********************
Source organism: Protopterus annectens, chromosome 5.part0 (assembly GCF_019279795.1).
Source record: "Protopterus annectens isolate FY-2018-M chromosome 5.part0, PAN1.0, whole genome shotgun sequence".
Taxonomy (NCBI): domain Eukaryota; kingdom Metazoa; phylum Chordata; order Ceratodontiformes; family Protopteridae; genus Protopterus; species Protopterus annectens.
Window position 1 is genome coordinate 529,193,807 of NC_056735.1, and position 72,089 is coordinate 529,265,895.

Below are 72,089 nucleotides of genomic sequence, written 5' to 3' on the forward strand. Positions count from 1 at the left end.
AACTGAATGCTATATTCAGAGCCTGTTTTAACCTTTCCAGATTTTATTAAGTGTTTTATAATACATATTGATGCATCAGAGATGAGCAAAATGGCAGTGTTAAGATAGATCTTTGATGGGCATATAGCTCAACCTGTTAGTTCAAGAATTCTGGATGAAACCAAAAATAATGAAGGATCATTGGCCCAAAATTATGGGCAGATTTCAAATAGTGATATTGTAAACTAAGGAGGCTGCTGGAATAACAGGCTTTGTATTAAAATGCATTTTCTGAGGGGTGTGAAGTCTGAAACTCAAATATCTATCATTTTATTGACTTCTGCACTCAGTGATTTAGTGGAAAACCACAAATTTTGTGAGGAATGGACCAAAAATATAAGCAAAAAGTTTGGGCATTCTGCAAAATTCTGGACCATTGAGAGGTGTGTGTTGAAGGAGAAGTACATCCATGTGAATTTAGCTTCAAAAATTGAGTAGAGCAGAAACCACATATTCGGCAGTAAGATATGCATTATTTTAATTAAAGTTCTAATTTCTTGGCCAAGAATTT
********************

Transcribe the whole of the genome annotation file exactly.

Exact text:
Source organism: Protopterus annectens, chromosome 5.part0 (assembly GCF_019279795.1).
Source record: "Protopterus annectens isolate FY-2018-M chromosome 5.part0, PAN1.0, whole genome shotgun sequence".
Taxonomy (NCBI): domain Eukaryota; kingdom Metazoa; phylum Chordata; order Ceratodontiformes; family Protopteridae; genus Protopterus; species Protopterus annectens.
Window position 1 is genome coordinate 529,193,807 of NC_056735.1, and position 72,089 is coordinate 529,265,895.

Below are 72,089 nucleotides of genomic sequence, written 5' to 3' on the forward strand. Positions count from 1 at the left end.
AACTGAATGCTATATTCAGAGCCTGTTTTAACCTTTCCAGATTTTATTAAGTGTTTTATAATACATATTGATGCATCAGAGATGAGCAAAATGGCAGTGTTAAGATAGATCTTTGATGGGCATATAGCTCAACCTGTTAGTTCAAGAATTCTGGATGAAACCAAAAATAATGAAGGATCATTGGCCCAAAATTATGGGCAGATTTCAAATAGTGATATTGTAAACTAAGGAGGCTGCTGGAATAACAGGCTTTGTATTAAAATGCATTTTCTGAGGGGTGTGAAGTCTGAAACTCAAATATCTATCATTTTATTGACTTCTGCACTCAGTGATTTAGTGGAAAACCACAAATTTTGTGAGGAATGGACCAAAAATATAAGCAAAAAGTTTGGGCATTCTGCAAAATTCTGGACCATTGAGAGGTGTGTGTTGAAGGAGAAGTACATCCATGTGAATTTAGCTTCAAAAATTGAGTAGAGCAGAAACCACATATTCGGCAGTAAGATATGCATTATTTTAATTAAAGTTCTAATTTCTTGGCCAAGAATTT